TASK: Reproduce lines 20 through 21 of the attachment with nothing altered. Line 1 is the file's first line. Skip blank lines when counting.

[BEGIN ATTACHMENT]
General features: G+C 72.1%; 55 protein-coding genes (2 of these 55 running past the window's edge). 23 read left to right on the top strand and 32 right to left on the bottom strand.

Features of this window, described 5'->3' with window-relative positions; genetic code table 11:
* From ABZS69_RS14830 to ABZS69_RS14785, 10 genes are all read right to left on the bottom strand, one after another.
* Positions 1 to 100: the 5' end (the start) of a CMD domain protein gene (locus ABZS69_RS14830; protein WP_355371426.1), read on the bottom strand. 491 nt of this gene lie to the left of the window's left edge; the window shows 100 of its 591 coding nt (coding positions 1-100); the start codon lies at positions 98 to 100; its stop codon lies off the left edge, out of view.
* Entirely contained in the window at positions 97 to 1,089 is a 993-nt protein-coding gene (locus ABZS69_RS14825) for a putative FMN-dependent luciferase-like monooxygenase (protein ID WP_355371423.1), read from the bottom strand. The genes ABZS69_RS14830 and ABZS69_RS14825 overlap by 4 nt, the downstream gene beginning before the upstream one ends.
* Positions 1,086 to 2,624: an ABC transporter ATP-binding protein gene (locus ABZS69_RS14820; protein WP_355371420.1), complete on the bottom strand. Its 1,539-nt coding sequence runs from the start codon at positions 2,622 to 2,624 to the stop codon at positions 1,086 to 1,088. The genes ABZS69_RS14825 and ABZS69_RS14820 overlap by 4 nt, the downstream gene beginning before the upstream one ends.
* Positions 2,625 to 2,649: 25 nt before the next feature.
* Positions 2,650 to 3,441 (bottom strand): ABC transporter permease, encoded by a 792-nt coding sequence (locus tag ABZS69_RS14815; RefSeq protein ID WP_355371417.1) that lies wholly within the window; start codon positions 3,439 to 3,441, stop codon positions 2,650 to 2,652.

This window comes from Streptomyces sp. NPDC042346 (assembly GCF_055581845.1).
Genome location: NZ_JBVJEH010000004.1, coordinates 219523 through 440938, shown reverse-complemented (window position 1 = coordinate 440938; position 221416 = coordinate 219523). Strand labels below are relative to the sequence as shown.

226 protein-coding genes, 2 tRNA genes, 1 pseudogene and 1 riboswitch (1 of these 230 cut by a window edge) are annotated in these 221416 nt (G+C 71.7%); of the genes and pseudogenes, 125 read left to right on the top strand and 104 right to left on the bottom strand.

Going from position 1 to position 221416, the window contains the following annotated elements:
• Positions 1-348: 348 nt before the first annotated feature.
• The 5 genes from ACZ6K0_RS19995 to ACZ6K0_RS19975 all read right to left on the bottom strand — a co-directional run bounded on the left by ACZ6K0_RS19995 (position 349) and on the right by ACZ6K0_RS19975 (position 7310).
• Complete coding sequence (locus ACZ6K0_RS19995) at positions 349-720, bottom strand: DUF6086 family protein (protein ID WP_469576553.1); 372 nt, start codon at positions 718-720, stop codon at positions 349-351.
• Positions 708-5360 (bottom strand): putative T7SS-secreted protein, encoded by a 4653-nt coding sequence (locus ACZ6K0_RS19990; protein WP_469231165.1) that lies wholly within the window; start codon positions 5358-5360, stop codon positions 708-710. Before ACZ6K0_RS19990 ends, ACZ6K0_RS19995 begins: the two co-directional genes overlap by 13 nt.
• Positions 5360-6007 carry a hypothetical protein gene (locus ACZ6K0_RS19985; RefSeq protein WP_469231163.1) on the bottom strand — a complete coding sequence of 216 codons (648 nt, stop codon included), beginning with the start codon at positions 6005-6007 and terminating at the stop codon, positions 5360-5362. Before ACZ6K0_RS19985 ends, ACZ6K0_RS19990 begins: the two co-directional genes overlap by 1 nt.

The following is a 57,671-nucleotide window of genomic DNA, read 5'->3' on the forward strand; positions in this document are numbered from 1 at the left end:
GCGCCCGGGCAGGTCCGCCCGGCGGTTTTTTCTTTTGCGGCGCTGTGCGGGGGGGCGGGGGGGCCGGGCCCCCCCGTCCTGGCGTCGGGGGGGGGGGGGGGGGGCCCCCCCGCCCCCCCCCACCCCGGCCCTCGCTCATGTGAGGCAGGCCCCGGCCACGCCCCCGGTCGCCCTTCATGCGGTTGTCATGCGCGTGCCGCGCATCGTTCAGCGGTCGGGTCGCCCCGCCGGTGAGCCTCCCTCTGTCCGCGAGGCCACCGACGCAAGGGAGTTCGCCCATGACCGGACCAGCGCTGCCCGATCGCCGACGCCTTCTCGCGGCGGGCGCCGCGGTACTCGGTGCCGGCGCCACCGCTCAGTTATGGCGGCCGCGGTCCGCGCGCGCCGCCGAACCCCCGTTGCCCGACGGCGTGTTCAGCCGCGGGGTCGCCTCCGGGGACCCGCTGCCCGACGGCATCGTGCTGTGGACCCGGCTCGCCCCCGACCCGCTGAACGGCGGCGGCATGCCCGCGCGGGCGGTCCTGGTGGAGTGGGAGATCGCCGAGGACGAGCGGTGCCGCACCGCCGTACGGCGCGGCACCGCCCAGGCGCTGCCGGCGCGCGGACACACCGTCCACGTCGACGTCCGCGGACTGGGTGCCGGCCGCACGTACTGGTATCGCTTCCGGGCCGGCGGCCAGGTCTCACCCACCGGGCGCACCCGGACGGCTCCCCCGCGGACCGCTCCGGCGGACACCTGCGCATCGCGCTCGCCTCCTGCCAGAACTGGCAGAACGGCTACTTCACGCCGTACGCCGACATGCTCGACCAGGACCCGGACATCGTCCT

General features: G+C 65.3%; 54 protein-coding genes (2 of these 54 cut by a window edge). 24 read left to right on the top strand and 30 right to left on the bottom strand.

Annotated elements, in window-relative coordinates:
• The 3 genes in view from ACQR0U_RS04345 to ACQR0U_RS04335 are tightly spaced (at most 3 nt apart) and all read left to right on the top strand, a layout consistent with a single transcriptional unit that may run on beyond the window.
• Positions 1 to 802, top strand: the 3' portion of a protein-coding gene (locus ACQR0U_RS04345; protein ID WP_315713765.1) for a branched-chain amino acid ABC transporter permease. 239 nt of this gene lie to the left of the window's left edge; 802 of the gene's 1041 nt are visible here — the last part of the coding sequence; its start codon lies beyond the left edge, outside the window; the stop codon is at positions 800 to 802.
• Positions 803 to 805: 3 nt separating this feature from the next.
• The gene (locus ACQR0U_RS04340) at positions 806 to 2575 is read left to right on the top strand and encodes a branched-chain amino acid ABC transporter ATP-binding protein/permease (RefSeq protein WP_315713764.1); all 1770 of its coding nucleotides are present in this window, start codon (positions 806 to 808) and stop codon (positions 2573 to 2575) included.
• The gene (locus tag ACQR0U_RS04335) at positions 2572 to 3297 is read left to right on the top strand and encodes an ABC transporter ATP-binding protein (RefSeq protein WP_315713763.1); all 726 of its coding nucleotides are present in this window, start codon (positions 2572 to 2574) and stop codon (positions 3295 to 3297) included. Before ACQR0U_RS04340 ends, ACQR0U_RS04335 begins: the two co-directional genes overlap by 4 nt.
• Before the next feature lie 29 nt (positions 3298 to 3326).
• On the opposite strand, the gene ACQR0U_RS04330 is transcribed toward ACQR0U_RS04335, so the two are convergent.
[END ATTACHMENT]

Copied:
General features: G+C 65.3%; 54 protein-coding genes (2 of these 54 cut by a window edge). 24 read left to right on the top strand and 30 right to left on the bottom strand.

Annotated elements, in window-relative coordinates: